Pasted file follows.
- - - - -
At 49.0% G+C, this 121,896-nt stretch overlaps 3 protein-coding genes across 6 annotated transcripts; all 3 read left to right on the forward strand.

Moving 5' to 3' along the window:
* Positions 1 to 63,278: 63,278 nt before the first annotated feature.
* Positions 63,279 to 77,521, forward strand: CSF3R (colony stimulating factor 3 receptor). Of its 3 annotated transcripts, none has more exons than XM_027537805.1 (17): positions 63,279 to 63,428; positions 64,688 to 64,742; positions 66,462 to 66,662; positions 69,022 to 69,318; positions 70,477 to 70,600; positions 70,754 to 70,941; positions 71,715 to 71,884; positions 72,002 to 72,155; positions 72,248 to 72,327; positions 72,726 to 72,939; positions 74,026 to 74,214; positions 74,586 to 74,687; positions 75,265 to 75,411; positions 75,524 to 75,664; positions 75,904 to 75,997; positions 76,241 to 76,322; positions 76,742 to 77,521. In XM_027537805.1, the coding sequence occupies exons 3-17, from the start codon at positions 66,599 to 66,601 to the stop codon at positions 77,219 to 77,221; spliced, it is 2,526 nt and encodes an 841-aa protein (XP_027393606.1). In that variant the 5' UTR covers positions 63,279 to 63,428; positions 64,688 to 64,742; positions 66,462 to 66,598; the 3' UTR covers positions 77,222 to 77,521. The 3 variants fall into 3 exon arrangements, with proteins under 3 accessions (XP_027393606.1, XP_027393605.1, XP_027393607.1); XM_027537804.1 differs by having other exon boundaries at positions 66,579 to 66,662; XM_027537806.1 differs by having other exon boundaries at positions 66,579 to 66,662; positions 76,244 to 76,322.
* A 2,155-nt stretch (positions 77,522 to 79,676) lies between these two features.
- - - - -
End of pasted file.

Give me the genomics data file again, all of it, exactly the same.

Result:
At 49.0% G+C, this 121,896-nt stretch overlaps 3 protein-coding genes across 6 annotated transcripts; all 3 read left to right on the forward strand.

Moving 5' to 3' along the window:
* Positions 1 to 63,278: 63,278 nt before the first annotated feature.
* Positions 63,279 to 77,521, forward strand: CSF3R (colony stimulating factor 3 receptor). Of its 3 annotated transcripts, none has more exons than XM_027537805.1 (17): positions 63,279 to 63,428; positions 64,688 to 64,742; positions 66,462 to 66,662; positions 69,022 to 69,318; positions 70,477 to 70,600; positions 70,754 to 70,941; positions 71,715 to 71,884; positions 72,002 to 72,155; positions 72,248 to 72,327; positions 72,726 to 72,939; positions 74,026 to 74,214; positions 74,586 to 74,687; positions 75,265 to 75,411; positions 75,524 to 75,664; positions 75,904 to 75,997; positions 76,241 to 76,322; positions 76,742 to 77,521. In XM_027537805.1, the coding sequence occupies exons 3-17, from the start codon at positions 66,599 to 66,601 to the stop codon at positions 77,219 to 77,221; spliced, it is 2,526 nt and encodes an 841-aa protein (XP_027393606.1). In that variant the 5' UTR covers positions 63,279 to 63,428; positions 64,688 to 64,742; positions 66,462 to 66,598; the 3' UTR covers positions 77,222 to 77,521. The 3 variants fall into 3 exon arrangements, with proteins under 3 accessions (XP_027393606.1, XP_027393605.1, XP_027393607.1); XM_027537804.1 differs by having other exon boundaries at positions 66,579 to 66,662; XM_027537806.1 differs by having other exon boundaries at positions 66,579 to 66,662; positions 76,244 to 76,322.
* A 2,155-nt stretch (positions 77,522 to 79,676) lies between these two features.